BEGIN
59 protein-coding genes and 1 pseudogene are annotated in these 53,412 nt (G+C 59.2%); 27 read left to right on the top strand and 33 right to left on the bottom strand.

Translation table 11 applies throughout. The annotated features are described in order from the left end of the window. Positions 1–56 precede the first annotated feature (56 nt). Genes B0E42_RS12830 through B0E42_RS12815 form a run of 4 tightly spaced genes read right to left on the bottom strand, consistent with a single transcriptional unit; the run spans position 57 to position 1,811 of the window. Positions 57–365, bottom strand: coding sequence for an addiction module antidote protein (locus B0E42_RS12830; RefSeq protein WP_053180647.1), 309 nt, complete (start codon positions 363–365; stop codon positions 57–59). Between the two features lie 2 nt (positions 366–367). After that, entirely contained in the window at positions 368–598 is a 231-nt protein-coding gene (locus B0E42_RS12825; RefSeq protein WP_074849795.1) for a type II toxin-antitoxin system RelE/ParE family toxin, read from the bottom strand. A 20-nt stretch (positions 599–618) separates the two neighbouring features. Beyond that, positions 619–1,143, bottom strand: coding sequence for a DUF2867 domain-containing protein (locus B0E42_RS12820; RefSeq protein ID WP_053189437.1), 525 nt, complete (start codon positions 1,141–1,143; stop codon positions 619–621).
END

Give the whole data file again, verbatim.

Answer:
59 protein-coding genes and 1 pseudogene are annotated in these 53,412 nt (G+C 59.2%); 27 read left to right on the top strand and 33 right to left on the bottom strand.

Translation table 11 applies throughout. The annotated features are described in order from the left end of the window. Positions 1–56 precede the first annotated feature (56 nt). Genes B0E42_RS12830 through B0E42_RS12815 form a run of 4 tightly spaced genes read right to left on the bottom strand, consistent with a single transcriptional unit; the run spans position 57 to position 1,811 of the window. Positions 57–365, bottom strand: coding sequence for an addiction module antidote protein (locus B0E42_RS12830; RefSeq protein WP_053180647.1), 309 nt, complete (start codon positions 363–365; stop codon positions 57–59). Between the two features lie 2 nt (positions 366–367). After that, entirely contained in the window at positions 368–598 is a 231-nt protein-coding gene (locus B0E42_RS12825; RefSeq protein WP_074849795.1) for a type II toxin-antitoxin system RelE/ParE family toxin, read from the bottom strand. A 20-nt stretch (positions 599–618) separates the two neighbouring features. Beyond that, positions 619–1,143, bottom strand: coding sequence for a DUF2867 domain-containing protein (locus B0E42_RS12820; RefSeq protein ID WP_053189437.1), 525 nt, complete (start codon positions 1,141–1,143; stop codon positions 619–621).